• McPin

'Laptop' the laptop - a micro-story by Alex Lewington





Once upon a time in a far, far away land called Earth, there was a laptop. The year was 2019 and the world was more inter-connected than ever before. The laptop was a device that provided ample opportunity: starting businesses, undertaking (and attaining) degrees, initiating relationships (a phone is probably the device of choice for this one, but let’s ignore that for the sake of the story) have all become possible without so much as rolling out of bed.


On that note, this story is about a very particular laptop - we’ll call it something original, like Laptop - and boy, were Laptop’s days unpredictable.


Rewinding ever-so-slightly, the story begins a month prior, when its owner (let’s pretend it’s me) goes to a café to buy a double espresso to kickstart the day. On this occasion, as I brought the majestic concoction to my lips, it happened to slip out of my hand, because my fingers happened to choose not to hold onto the cup any longer.


The cup dropped to the table, bounced once, and its contents were distributed across the floor, the table, and the laptop, in a manner very akin to a garden sprinkler. Somehow, I’d been spared, but Laptop was no more. Figuratively, of course; it didn’t vanish into thin air. Still, poor Laptop.


I pressed the Power button and light certainly did emanate from the screen; a little bar popped up to let me know that it was trying to open the door into Laptopia (the world within this laptop), but whomever was home had lost the key.


As a PhD student at the time, Laptop was my partner, and without access to Laptopia, there was no PhD. Laptop was an Apple Product and I’d hear whisperings about a collective with the power to heal Apple laptops known only as… ‘the Geniuses’.


I made contact. “Have you turned it off and on again?” No, I certainly hadn’t turned off the laptop that kept freezing on the reboot screen. If the I.T. Crowd taught me anything, it’s that off-and-on again is sound advice, unless the problem only happens when you’re trying to turn something back on.


When ‘the Geniuses’ couldn’t solve the mystery, I was told to go to a shop as it was probably a hardware issue. I’d been told they’d given Laptop a once-over; the hard drive needed replacing due to old age, so I sanctioned the replacement and a day later, Laptop was ready to go… or so it seemed.


Not a month went by, and Laptop had lost its keys again. The reboot bar kept getting stuck at about 60%. This time I figured I’d leave it for 24 hours to see if there might be any progress; there was none. I called the shop, explained the situation, but they couldn’t find anything wrong with it. What to do? What else was there to do but open another laptop and browse the internet for advice; the internet was bountiful.


If I believed the hard drive was the issue, which I did, then I should install the operating software onto an external hard drive (several lines of technical jargon later), meaning I could reboot my laptop that way instead. Great!


I picked up the phone and called a mate to help me navigate Laptop’s innermost folders using magic; she transferred all my files to the external hard drive plugged into Laptop’s USB port, before turning it off and back on again, but this time using a magic button… and it worked! The PhD was back on.


As luck would have it… the external hard drive’s days were numbered. See, the external hard drive (let’s call it Usurper) was great at storing stuff, but Laptop wasn’t best pleased that its own built-in hard drive was being usurped by a usurper. Laptop knew that Usurper relied on the USB port to work, so Laptop decided to chop off its nose to spite its face; it was self-sabotage; no one saw it coming, not even me.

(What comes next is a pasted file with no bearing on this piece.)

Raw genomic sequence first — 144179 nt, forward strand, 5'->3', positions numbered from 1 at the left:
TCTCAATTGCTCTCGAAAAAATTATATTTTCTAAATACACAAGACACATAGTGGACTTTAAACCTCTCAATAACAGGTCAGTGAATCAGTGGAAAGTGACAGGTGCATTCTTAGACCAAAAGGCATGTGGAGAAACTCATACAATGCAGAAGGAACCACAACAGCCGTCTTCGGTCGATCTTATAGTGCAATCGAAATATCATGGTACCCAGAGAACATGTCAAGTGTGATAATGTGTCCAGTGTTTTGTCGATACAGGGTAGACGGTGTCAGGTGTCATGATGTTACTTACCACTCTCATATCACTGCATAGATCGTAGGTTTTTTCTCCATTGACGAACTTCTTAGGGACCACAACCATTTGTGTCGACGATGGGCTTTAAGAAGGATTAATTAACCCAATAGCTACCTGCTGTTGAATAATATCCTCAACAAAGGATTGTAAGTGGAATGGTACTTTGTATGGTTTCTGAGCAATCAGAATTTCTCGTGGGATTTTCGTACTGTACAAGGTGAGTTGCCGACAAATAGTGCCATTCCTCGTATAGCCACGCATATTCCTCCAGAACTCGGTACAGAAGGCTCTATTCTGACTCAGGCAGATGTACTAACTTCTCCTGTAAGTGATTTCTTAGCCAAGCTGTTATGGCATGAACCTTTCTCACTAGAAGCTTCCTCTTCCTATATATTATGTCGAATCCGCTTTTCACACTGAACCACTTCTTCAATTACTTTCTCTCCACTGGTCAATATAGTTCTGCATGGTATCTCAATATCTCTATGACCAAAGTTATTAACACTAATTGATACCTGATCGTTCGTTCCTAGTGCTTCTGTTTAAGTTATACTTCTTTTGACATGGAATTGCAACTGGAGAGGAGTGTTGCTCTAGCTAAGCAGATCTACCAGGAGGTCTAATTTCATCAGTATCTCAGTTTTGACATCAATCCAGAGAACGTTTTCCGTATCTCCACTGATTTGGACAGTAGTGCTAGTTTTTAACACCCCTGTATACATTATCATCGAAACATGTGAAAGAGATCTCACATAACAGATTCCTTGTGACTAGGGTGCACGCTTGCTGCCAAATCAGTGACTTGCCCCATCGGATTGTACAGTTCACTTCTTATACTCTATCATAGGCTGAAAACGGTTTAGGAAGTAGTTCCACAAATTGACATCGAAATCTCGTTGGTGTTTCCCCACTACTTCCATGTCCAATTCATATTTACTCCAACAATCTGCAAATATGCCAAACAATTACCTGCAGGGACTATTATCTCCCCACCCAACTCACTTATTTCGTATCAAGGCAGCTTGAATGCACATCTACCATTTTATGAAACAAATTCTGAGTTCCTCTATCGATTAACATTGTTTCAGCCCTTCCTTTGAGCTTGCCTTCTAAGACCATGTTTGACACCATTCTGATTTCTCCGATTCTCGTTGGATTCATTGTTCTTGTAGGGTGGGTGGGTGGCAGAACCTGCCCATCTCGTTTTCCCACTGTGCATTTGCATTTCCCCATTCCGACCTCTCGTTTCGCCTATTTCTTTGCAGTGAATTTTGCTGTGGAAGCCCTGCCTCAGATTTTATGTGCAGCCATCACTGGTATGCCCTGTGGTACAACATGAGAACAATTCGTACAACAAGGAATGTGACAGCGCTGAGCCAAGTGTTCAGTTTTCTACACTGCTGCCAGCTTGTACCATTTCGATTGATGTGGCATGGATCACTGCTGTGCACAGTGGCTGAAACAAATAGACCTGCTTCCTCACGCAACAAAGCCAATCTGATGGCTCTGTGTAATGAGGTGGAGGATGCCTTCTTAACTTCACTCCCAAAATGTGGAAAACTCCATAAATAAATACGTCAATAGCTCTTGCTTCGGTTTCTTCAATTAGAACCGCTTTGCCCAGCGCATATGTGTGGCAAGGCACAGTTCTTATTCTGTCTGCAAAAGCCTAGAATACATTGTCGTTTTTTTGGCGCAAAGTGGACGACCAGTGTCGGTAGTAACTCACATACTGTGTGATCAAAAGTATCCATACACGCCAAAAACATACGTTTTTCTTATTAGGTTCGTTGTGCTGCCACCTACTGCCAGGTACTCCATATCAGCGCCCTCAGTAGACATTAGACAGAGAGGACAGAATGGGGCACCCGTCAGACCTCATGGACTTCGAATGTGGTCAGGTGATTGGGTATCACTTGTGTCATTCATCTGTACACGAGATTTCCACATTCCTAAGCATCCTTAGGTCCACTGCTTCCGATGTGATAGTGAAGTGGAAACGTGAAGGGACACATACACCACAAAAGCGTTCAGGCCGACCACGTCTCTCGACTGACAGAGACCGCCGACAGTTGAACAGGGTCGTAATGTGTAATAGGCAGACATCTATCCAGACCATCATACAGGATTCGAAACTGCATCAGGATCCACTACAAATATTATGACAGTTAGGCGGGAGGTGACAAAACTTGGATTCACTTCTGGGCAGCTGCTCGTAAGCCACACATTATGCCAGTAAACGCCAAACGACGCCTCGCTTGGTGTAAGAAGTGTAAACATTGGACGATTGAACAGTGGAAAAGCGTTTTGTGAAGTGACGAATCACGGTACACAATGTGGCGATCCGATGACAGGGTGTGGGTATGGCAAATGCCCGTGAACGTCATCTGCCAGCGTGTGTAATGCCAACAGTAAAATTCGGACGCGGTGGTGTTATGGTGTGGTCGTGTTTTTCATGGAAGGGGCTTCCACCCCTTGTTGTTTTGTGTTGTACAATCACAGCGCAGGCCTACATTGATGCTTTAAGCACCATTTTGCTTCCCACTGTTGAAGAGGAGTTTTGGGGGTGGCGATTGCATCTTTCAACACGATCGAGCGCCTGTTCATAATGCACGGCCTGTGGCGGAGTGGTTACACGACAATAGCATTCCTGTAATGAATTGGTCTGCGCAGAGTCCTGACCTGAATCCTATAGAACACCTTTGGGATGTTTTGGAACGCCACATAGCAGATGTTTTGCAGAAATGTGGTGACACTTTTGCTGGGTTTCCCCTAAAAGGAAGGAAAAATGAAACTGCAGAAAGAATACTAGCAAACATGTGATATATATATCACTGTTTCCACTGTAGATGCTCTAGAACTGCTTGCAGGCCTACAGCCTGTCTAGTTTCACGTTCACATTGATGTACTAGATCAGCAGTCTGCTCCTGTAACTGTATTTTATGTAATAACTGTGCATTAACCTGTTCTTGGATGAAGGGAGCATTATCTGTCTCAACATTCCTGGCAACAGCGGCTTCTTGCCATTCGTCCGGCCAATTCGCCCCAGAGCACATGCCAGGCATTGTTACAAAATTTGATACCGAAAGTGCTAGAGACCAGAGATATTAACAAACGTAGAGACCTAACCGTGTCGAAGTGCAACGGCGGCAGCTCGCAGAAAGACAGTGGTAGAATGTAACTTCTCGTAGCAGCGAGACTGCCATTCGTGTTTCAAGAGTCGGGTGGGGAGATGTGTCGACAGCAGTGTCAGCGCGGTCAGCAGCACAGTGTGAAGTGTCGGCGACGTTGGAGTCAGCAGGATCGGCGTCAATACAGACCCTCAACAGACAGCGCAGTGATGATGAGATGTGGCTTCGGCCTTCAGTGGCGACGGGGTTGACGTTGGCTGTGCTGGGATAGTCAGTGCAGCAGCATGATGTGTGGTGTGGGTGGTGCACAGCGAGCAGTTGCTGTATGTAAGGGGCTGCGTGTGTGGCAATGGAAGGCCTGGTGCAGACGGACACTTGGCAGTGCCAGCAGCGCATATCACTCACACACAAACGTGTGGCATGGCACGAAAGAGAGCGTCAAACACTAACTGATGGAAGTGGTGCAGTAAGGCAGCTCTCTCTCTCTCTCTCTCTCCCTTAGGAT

Days turned into weeks, weeks turned into months, and before I knew it, I was on the final stretch. It was February 2020 and the final submission was a half-year away; how relieving it was to know that seemingly endless journey did in fact have a destination, but how daunting it was to know that if what I produced didn’t please the examiners, I would go down in a hailstorm of cannon fire.


Even with the doubts seeping into the depths of my very soul, I kept on keeping on with the trusty Usurper at my side. March strolled around the corner… and along came Covid-19; and along came lockdown; and along came furlough.


Civilisations across the globe were catapulted into a state of panic. People feared for their lives, and apparently for their bowels, choosing to fist-fight one another in the aisles of their local supermarkets for extra rolls of toilet paper. Some even posted images onto social media wearing toilet paper crowns whilst sitting on their toilet paper thrones. Abruptly… my USB port stopped working and the Usurper had been locked out. Laptop’s revenge was in full effect.


What next? It was crunch time for the PhD, but my old buddy Laptop had done me dirty. Since Laptop was last incapacitated I’d moved houses, and no longer had access to other laptops. The saving grace was that I had all my data stored on the Usurper, but nothing with which to access it.


So, I took a long, hard look in the mirror and asked myself… “what the f*** am I going to do now?” Everything was shut in town; online support services were drowning; phones were permanently busy and being on ‘hold’ had become a 24-hour experience.


I’d been hunched over my computer for months on end, I had splitting headaches, I was struggling for sleep, I’d lost my appetite; all I could think about was PhD and now, midway through the final straight, I had no way of finishing. At this point, I was willing to try anything. I turned to Craigslist on the recommendation of my sister’s colleague, who’s brother’s partner happened to know a guy, whose mate’s kid knew a kid, whose dad did laptop repairs. Well, hello lifeline.